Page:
Corrosive passes of arms between Omar Hilale and the new permanent representative of Algeria to the UN

Corrosive passes of arms between Omar Hilale and the new permanent representative of Algeria to the UN

The annual session of the Committee of the 24th of the UN was the scene of corrosive exchanges of arms between the Moroccan ambassador to the international organization, Omar Hilale, and the new Algerian permanent representative, Amar Bendjama.

Indeed, the Algerian diplomat, after having made his initial declaration, saw fit to use his right of reply to Ambassador Hilale’s intervention, by harping on his country’s outdated positions and distorting the historical realities on the Moroccan Sahara. In response, Hilale pointed out that said rights of reply are regrettably devoid of meaning, truth, evidence, legal rationale, or political argument.

The Moroccan ambassador reminded his Algerian counterpart, given his selective memory, that it was indeed Algeria, through the voice of its former president, the late Abdelaziz Bouteflika, who had seized the former Personal Envoy, James Baker in 2001, to propose that the Sahara be shared between Morocco and the separatist armed group “polisario”, financed and hosted by Algeria, which Morocco had vigorously rejected, because the territorial unit of Morocco is one. The integrity of its Sahara is one. And the population of the southern provinces is one. This is why Morocco cannot accept being dispossessed of its Sahara, nor accept its sharing, whatever the sacrifice, he underlined.

Reacting to the Algerian ambassador’s obsessive insistence on self-determination, Hilale regretted that Algeria’s interpretation of this principle is not in line with United Nations General Assembly resolutions 1541 and 2625. . He reproached him for having knowingly omitted to mention these two resolutions, whereas they regulate the implementation of this principle, specifying that the latter hardly provide, as Algeria would like, for the creation of a puppet state. under his authority, which would have allowed him to have direct access to the Atlantic Ocean.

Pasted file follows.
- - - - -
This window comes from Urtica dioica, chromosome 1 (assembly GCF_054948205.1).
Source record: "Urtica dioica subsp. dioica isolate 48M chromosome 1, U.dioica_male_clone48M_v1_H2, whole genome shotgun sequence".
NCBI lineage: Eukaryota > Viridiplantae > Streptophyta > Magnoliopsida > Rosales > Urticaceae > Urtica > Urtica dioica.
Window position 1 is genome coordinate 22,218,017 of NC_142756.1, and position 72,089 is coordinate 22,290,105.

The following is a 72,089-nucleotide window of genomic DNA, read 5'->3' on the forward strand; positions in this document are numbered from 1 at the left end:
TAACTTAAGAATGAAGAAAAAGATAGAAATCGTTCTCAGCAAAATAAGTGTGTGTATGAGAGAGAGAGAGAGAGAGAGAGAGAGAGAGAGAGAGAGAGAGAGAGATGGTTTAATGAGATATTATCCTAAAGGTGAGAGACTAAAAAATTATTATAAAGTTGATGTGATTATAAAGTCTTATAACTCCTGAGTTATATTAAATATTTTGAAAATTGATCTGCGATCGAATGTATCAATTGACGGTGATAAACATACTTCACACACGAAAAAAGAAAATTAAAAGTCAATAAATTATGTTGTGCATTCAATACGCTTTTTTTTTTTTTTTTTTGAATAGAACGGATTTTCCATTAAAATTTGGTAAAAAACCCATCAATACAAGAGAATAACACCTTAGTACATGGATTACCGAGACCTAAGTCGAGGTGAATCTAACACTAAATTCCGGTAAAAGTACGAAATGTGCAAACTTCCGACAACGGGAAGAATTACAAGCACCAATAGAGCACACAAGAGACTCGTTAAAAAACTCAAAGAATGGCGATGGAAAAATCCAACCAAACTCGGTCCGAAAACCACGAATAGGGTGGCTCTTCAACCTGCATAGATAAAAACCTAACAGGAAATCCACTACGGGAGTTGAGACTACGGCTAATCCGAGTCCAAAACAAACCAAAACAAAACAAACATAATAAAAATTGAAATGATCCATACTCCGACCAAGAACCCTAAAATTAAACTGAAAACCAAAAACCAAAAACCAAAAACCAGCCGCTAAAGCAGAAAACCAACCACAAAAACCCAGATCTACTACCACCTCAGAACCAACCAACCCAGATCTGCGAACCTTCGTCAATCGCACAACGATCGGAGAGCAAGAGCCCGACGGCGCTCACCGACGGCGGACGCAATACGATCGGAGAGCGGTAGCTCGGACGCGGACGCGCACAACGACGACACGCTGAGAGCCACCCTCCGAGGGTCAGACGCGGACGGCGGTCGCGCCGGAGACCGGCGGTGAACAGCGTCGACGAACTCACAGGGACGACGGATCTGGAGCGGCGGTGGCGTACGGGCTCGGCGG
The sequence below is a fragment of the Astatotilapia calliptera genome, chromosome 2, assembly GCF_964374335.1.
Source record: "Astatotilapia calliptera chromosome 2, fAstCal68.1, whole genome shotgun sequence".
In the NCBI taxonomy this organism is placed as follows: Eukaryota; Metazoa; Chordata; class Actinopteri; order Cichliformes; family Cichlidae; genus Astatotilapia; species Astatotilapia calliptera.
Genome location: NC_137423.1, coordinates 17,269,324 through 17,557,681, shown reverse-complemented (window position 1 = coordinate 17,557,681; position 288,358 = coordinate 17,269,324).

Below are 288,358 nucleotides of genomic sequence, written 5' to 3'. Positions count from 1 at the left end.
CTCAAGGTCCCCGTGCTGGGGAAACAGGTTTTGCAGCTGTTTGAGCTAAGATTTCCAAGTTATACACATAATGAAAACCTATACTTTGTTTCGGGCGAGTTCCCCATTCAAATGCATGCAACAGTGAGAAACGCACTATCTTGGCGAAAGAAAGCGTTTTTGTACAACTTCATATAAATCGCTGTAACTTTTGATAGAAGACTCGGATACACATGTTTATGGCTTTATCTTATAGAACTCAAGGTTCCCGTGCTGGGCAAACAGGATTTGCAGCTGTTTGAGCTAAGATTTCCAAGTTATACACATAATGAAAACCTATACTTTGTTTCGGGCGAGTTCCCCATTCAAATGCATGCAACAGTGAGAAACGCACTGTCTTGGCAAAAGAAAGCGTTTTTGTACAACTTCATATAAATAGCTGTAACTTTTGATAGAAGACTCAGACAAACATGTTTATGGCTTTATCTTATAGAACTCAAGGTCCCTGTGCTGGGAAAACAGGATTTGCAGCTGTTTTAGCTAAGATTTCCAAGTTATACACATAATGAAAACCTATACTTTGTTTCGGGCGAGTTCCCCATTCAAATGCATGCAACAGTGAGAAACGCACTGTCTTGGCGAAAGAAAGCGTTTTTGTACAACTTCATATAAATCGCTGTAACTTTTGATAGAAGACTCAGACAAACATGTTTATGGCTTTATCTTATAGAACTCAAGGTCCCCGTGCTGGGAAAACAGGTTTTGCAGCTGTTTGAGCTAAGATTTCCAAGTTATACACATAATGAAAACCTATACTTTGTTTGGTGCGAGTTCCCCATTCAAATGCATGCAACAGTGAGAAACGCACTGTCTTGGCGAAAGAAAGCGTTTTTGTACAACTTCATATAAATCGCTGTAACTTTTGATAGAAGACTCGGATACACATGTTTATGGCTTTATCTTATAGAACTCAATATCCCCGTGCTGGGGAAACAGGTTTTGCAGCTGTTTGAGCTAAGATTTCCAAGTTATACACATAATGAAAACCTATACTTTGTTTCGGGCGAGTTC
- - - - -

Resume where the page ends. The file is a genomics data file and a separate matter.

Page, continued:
Noting that if the United Nations were to apply the principle of self-determination according to the Algerian interpretation, this organization would have more than 600 member states instead of 193 and Algeria would have 3 countries. Hilale reminded his Algerian colleague that self-determination cannot be claimed for some and refused for others.

Moreover, and retorting to ironic assertions of the Algerian ambassador on the so-called “claim” of Morocco that the Sahara is a paradise, Hilale indicated that Morocco has never claimed that the Sahara is a paradise and that he is aware that, like everywhere else, there is always progress and improvements to be made. However, the Moroccan Sahara enjoys respect for human rights, democracy and the free and transparent election of the legitimate representatives of its population, who regularly intervene before the C24, he underlined.

And Ambassador Hilale added that, on the other hand, the populations sequestered in the Tindouf camps have been imposed, for more than 45 years, by the representatives of the “polisario”, an entity created by Algeria. These representatives are in no way elected, but appointed, imposed and financed by the Algerian government, in a total absence of democracy, he indicated.

The Permanent Representative of Morocco noted that he understands the jealousy of his Algerian counterpart about the impetus and economic dynamics experienced by the Moroccan Sahara region, stressing that the Algerian ambassador is not without ignoring that the regions of Laâyoune and Dakhla, which he falsely claims to be “occupied”, are more developed than certain regions of Algeria, which have been independent for more than 60 years. Drawing a comparison between the Moroccan Sahara and Algeria, Mr. Hilale indicated that the population of the southern provinces does not queue to get flour or buy bananas.

In addition, Hilale said that the population of the southern provinces of Morocco move freely, make statements to the media, even to the Algerian press and television, without being embarrassed or concerned. Especially since it participates in the political life and emancipation of the country, which is far from being the case in Algeria where newspapers are closed, televisions censored, political opponents imprisoned and human rights associations Man and the dissolved political parties, he hammered before the members and observers of the C24


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